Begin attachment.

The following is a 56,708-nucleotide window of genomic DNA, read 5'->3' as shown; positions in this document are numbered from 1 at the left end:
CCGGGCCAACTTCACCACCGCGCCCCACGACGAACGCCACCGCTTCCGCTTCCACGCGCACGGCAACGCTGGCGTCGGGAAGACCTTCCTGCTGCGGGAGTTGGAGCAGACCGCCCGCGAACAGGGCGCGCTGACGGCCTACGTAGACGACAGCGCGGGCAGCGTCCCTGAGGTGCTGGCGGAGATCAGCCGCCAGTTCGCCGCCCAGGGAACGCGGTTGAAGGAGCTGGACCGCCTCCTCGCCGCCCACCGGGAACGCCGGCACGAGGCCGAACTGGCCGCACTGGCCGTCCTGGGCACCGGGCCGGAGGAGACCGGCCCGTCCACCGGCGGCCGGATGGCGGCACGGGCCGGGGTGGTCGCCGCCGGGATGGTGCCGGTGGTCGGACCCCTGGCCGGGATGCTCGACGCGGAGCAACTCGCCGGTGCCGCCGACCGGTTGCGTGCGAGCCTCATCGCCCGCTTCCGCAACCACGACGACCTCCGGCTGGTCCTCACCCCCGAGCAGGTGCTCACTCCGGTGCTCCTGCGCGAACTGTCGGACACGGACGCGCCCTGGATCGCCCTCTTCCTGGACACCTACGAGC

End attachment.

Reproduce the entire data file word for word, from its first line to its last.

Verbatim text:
The following is a 56,708-nucleotide window of genomic DNA, read 5'->3' as shown; positions in this document are numbered from 1 at the left end:
CCGGGCCAACTTCACCACCGCGCCCCACGACGAACGCCACCGCTTCCGCTTCCACGCGCACGGCAACGCTGGCGTCGGGAAGACCTTCCTGCTGCGGGAGTTGGAGCAGACCGCCCGCGAACAGGGCGCGCTGACGGCCTACGTAGACGACAGCGCGGGCAGCGTCCCTGAGGTGCTGGCGGAGATCAGCCGCCAGTTCGCCGCCCAGGGAACGCGGTTGAAGGAGCTGGACCGCCTCCTCGCCGCCCACCGGGAACGCCGGCACGAGGCCGAACTGGCCGCACTGGCCGTCCTGGGCACCGGGCCGGAGGAGACCGGCCCGTCCACCGGCGGCCGGATGGCGGCACGGGCCGGGGTGGTCGCCGCCGGGATGGTGCCGGTGGTCGGACCCCTGGCCGGGATGCTCGACGCGGAGCAACTCGCCGGTGCCGCCGACCGGTTGCGTGCGAGCCTCATCGCCCGCTTCCGCAACCACGACGACCTCCGGCTGGTCCTCACCCCCGAGCAGGTGCTCACTCCGGTGCTCCTGCGCGAACTGTCGGACACGGACGCGCCCTGGATCGCCCTCTTCCTGGACACCTACGAGC